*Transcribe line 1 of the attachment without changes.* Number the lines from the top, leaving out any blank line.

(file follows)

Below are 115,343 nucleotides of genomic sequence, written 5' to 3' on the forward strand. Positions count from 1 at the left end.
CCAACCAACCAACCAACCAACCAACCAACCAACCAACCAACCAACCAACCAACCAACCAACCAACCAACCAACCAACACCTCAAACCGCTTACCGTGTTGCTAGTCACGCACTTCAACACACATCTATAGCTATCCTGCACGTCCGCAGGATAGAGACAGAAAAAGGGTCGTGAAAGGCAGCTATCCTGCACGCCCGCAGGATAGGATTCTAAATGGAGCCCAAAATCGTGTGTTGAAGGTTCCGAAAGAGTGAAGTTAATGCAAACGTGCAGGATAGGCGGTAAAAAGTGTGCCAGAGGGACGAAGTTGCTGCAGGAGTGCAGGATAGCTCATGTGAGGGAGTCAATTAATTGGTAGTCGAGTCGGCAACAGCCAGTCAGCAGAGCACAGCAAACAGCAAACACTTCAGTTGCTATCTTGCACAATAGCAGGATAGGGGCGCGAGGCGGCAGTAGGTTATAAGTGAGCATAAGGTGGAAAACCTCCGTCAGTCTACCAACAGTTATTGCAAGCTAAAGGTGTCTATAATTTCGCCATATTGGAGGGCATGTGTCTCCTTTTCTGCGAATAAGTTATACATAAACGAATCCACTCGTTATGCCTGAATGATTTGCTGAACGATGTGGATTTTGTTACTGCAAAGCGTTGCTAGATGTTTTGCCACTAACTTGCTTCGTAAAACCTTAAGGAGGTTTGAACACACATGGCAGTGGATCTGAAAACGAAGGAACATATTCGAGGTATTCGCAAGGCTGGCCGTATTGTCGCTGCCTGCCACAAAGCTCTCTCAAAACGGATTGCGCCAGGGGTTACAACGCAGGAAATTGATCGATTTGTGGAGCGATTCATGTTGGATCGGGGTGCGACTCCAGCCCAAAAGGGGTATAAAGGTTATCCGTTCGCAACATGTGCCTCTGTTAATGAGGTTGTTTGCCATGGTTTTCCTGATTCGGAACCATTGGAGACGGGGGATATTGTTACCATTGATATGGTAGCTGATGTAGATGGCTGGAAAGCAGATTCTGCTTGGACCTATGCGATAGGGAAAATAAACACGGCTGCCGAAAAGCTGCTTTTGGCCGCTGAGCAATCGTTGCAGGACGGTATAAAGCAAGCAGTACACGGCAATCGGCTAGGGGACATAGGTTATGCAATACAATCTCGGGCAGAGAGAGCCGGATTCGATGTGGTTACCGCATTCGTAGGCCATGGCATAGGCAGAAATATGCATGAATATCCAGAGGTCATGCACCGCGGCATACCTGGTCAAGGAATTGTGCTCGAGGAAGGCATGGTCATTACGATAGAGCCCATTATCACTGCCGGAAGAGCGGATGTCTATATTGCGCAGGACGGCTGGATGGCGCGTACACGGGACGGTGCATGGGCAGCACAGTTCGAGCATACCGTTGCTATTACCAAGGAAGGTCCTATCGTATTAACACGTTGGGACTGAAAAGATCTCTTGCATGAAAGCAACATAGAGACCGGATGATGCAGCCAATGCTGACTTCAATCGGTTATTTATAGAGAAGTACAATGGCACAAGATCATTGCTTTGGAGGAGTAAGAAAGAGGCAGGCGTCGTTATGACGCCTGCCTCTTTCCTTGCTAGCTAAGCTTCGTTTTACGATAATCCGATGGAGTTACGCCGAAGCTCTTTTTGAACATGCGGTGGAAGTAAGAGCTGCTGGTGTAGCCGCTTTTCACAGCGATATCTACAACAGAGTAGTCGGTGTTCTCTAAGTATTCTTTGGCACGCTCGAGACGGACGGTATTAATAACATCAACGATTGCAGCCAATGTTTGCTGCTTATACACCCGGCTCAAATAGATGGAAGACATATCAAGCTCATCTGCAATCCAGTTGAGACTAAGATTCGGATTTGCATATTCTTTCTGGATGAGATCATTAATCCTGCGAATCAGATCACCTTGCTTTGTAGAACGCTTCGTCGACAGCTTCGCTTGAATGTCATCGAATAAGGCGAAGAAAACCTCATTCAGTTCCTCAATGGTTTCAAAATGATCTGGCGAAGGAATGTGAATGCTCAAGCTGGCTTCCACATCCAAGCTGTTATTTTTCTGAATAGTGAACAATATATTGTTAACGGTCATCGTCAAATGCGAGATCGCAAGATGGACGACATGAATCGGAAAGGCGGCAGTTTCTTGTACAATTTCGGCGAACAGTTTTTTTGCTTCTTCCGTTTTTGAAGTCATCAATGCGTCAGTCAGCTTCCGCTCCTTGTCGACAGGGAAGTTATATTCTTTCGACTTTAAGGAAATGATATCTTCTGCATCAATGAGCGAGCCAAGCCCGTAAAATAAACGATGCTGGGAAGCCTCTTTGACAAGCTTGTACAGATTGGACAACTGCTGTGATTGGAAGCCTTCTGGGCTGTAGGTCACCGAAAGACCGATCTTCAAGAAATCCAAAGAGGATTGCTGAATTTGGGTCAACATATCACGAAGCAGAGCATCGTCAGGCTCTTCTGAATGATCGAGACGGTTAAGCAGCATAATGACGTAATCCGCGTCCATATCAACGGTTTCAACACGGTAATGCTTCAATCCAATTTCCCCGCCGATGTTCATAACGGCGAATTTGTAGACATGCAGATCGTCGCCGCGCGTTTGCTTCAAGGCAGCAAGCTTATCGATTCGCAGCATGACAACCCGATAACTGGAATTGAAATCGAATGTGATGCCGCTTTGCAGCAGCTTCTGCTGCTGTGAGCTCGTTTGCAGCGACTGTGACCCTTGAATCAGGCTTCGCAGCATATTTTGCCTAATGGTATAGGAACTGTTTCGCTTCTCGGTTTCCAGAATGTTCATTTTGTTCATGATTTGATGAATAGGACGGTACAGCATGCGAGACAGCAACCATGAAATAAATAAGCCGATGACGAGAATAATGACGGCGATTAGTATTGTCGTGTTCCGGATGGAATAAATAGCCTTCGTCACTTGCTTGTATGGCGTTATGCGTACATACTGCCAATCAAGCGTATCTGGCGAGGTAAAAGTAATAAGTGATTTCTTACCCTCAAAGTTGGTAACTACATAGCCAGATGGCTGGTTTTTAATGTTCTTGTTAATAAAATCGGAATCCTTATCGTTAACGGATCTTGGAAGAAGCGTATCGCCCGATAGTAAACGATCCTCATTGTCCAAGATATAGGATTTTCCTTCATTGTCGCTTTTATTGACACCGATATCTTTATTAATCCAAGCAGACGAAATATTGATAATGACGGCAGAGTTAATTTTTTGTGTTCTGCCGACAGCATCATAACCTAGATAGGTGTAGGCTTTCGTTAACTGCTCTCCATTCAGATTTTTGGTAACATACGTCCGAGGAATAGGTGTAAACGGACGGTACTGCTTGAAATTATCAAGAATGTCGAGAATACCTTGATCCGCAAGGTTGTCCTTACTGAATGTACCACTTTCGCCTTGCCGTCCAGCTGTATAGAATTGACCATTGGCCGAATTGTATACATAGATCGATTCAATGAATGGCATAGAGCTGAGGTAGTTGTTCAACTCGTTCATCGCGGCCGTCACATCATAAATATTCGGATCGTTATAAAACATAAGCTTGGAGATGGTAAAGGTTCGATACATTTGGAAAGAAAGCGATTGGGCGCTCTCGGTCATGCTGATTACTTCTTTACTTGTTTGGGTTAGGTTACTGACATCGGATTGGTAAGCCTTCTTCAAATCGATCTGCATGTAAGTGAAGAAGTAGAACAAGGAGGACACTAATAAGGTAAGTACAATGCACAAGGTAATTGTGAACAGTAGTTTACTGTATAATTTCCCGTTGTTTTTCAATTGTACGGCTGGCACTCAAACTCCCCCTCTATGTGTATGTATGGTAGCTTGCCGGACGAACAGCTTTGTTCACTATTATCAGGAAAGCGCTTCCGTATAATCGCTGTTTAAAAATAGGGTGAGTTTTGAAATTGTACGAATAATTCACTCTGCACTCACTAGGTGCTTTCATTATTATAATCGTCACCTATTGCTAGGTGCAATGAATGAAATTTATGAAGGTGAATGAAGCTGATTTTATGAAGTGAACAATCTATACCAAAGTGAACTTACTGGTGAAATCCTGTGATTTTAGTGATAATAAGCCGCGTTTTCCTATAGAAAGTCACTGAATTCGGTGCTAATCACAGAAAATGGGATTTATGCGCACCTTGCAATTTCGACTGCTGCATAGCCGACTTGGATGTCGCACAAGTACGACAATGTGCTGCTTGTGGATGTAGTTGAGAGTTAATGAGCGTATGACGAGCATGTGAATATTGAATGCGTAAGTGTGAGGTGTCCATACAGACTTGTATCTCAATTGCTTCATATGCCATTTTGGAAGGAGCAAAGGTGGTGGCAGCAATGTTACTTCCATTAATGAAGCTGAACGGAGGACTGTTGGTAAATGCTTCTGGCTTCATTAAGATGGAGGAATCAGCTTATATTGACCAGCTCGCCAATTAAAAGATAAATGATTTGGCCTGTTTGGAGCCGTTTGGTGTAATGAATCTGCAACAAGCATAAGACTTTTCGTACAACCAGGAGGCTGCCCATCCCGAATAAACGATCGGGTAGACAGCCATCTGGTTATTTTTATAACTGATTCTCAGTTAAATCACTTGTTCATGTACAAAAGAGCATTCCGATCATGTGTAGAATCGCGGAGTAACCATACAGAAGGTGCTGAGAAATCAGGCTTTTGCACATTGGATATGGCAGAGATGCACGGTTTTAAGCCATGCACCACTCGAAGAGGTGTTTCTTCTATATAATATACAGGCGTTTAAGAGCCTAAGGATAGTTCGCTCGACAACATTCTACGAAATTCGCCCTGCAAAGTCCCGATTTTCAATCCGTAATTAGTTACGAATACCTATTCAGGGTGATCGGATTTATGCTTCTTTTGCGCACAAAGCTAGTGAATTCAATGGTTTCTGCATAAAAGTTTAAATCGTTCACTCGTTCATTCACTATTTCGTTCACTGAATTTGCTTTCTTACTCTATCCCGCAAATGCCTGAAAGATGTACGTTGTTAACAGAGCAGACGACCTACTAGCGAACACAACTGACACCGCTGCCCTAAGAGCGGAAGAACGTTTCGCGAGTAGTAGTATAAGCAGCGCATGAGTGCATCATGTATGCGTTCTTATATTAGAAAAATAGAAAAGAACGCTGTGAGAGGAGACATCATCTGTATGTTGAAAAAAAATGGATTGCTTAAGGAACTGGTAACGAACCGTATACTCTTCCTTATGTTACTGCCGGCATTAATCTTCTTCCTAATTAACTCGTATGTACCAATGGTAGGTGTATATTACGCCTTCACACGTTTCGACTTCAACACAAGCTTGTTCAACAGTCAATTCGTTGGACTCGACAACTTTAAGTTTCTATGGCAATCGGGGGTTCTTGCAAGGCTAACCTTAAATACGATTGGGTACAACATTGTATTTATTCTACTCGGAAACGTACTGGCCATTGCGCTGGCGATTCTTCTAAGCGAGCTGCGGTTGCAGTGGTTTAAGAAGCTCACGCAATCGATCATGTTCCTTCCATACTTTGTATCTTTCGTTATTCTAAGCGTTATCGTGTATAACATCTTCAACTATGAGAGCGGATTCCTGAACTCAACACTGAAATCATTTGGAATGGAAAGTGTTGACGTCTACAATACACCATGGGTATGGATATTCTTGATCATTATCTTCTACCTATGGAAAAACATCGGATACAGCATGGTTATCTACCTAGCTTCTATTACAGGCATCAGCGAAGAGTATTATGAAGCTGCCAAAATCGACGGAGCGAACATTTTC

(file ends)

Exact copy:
Below are 115,343 nucleotides of genomic sequence, written 5' to 3' on the forward strand. Positions count from 1 at the left end.